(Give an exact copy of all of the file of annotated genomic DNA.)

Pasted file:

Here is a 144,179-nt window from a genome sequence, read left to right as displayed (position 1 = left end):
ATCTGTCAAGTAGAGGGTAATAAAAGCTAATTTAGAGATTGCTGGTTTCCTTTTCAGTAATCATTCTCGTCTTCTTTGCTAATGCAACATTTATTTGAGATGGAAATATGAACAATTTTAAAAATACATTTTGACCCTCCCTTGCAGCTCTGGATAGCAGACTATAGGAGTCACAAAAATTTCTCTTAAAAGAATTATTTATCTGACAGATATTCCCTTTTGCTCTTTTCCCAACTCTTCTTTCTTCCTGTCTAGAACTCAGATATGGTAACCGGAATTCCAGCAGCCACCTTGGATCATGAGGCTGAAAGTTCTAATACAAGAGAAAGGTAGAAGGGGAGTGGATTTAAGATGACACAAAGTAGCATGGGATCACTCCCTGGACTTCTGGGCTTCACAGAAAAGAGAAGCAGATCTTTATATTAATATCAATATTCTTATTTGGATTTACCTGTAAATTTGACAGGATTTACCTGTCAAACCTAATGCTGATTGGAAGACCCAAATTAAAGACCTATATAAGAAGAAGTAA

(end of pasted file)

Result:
Here is a 144,179-nt window from a genome sequence, read left to right as displayed (position 1 = left end):
ATCTGTCAAGTAGAGGGTAATAAAAGCTAATTTAGAGATTGCTGGTTTCCTTTTCAGTAATCATTCTCGTCTTCTTTGCTAATGCAACATTTATTTGAGATGGAAATATGAACAATTTTAAAAATACATTTTGACCCTCCCTTGCAGCTCTGGATAGCAGACTATAGGAGTCACAAAAATTTCTCTTAAAAGAATTATTTATCTGACAGATATTCCCTTTTGCTCTTTTCCCAACTCTTCTTTCTTCCTGTCTAGAACTCAGATATGGTAACCGGAATTCCAGCAGCCACCTTGGATCATGAGGCTGAAAGTTCTAATACAAGAGAAAGGTAGAAGGGGAGTGGATTTAAGATGACACAAAGTAGCATGGGATCACTCCCTGGACTTCTGGGCTTCACAGAAAAGAGAAGCAGATCTTTATATTAATATCAATATTCTTATTTGGATTTACCTGTAAATTTGACAGGATTTACCTGTCAAACCTAATGCTGATTGGAAGACCCAAATTAAAGACCTATATAAGAAGAAGTAA